Locking the Web Open, a Call for a Decentralized Web

Presentation by Brewster Kahle, Internet Archive Digital Librarian at Ford Foundation NetGain gathering, — a call from 5 top foundations to think big about prospects for our digital future.  (More detailed version)

Hi, I’m Brewster Kahle, Founder of the Internet Archive. For 25 years we’ve been building this fabulous thing—the Web. I want to talk to you today about how can we Lock the Web Open.

Code=LawOne of my heroes, Larry Lessig, famously said that “Code is Law.” The way we code the Web will determine the way we live online. So we need to bake our values into our code.

Freedom of expression needs to be baked into our code. Privacy should be baked into our code. Universal access to all knowledge. But right now, those values are not embedded in the Web.

IA_serversIt turns out that the World Wide Web is very fragile. But it is huge. At the Internet Archive we collect 1 billion pages a week. We now know that Web pages only last about 100 days on average before they change or disappear. They blink on and off in their servers.

map_China_RussiaAnd the Web is massively accessible, unless you live in China. The Chinese government has blocked the Internet Archive, the New York Times, and other sites from its citizens. And so do other countries every once in a while.

Censorship_flic.kr_p_gZZRQvSo the Web is not reliableAnd the Web isn’t private. People, corporations, countries can spy on what you are reading. And they do. We now know that Wikileaks readers were targeted by the NSA and the UK’s equivalent. We, in the library world, know the value of reader privacy.

It is FunBut the Web is fun. We got one of the three things right. So we need a Web that is Reliable, Private but is still Fun. I believe it is time to take that next step. And It’s within our reach.

Imagine “Distributed Web” sites that are as functional as Word Press blogs, Wikimedia sites, or even Facebook. But How?

Tubes_flic_kr_p_89HvvdContrast the current Web to the internet—the network of pipes that the World Wide Web sits on top of. The internet was designed so that if any one piece goes out, it will still function. The internet is a truly distributed system. What we need is a Next Generation Web; a truly distributed Web.

Peer2PeerHere’s a way of thinking about it: Take the Amazon Cloud. The Amazon Cloud works by distributing your data. Moving it from computer to computer—shifting machines in case things go down, getting it closer to users, and replicating it as it is used more. That’s a great idea. What if we could make the Next Generation Web work that, but across the entire internet, like an enormous Amazon Cloud?

In part, it would be based on Peer-to-peer technology—systems that aren’t dependent on a central host or the policies of one particular country. In peer-to-peer models, those who are using the distributed Web are also providing some of the bandwidth and storage to run it.

Instead of one web server per website we would have many. The more people or organizations that are involved in the distributed Web, the safer and faster it will become. The next generation Web also needs a distributed authentication system without centralized log-in and passwords. That’s where encryption comes in.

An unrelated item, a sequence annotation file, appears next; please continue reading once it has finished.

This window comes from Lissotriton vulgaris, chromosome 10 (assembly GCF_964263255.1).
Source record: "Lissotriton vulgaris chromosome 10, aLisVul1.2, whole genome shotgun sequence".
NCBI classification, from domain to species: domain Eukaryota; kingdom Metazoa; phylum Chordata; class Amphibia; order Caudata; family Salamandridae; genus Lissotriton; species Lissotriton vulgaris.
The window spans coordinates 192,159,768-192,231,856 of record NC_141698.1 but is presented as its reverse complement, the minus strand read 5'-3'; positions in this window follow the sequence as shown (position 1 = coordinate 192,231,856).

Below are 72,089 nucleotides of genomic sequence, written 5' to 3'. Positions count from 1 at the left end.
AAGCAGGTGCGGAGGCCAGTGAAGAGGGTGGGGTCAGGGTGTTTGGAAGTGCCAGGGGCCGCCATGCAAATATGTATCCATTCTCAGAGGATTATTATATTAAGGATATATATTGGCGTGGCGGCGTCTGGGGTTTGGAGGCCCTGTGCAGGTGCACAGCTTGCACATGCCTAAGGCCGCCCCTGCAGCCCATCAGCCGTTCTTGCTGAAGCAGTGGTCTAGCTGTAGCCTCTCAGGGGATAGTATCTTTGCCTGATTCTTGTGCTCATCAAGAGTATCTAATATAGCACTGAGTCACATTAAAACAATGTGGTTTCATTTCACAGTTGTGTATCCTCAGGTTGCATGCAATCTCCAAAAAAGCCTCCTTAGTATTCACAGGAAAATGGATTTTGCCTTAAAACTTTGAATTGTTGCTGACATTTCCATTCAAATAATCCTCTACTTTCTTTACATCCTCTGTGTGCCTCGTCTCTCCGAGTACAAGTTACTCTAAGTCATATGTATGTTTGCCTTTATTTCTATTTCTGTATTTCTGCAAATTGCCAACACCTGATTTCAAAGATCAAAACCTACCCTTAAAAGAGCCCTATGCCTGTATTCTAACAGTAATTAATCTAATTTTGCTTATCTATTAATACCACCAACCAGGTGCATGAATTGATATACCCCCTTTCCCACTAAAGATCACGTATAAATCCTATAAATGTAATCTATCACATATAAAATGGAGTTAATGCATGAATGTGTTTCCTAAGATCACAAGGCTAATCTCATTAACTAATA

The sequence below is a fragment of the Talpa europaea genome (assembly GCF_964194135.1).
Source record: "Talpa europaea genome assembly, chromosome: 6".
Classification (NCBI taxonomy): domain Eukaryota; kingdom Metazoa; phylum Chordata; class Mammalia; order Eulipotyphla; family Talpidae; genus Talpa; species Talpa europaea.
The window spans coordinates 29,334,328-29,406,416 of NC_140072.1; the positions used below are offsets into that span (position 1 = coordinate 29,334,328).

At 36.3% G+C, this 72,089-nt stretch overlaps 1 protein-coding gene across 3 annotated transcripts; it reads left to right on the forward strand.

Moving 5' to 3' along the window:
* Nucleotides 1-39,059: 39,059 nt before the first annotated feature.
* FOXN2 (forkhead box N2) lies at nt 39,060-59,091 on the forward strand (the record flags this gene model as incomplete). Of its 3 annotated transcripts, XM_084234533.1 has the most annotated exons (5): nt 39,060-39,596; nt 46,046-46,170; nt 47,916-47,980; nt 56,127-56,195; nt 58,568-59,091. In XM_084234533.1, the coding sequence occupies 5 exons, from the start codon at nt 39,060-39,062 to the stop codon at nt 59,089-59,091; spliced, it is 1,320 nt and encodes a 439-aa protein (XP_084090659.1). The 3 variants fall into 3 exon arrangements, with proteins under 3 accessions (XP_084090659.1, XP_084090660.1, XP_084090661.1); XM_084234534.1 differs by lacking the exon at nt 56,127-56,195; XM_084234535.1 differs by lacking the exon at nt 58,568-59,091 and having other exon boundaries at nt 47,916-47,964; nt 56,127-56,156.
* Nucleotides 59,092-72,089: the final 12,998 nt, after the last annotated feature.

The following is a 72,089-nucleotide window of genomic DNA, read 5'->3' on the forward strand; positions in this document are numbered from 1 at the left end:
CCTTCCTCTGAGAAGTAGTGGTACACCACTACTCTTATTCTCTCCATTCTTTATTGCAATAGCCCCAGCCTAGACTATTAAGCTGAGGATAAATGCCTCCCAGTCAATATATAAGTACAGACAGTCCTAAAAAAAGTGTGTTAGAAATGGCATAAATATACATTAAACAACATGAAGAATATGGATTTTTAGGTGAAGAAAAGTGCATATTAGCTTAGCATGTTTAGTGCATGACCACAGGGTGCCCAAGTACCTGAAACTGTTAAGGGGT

PrivateAnd it also needs to be Private—so no one knows what you are reading. The bits will be distributed—across the Net—so no one can track you from a central portal.

 MemoryAnd this time the Web should have a memory. We’d build in a form of versioning, so the Web is archived thru time. The Web would no longer exist in a land of the perpetual present.

Plus it still needs to be Fun—malleable enough spur the imaginations of a millions of inventors. How do we know that it can work? There have been many advances since the birth of the Web in 1992.

Blockchain_JavaWe have computers that are 1000 times faster. We have JAVAScript that allows us to run sophisticated code in the browser. So now readers of the distributed web could help build it. Public key encryption is now legal, so we can use it for authentication and privacy. And we have Block Chain technology that enables the Bitcoin community to have a global database with no central point of control.

NewWebI’ve seen each of these pieces work independently, but never pulled together into a new Web. That is what I am challenging us to do.

Funders, and leaders, and visionaries– This can be a Big Deal. And it’s not being done yet! By understanding where we are headed, we can pave the path.

DistributedWebLarry Lessig’s equation was Code = Law. We could bake the First Amendment into the code of a next generation Web.

We can lock the web open.
Making openness irrevocable.
We can build this.
We can do it together.

Delivered February 11, 2015 at the Ford Foundation-hosted gathering: NetGain, Working Together for a Stronger Digital Society

July 2021: Title changed from “Distributed Web” to “Decentralized Web” as it came to be know that way.

14 thoughts on “Locking the Web Open, a Call for a Decentralized Web

  1. Anonymous HackerZ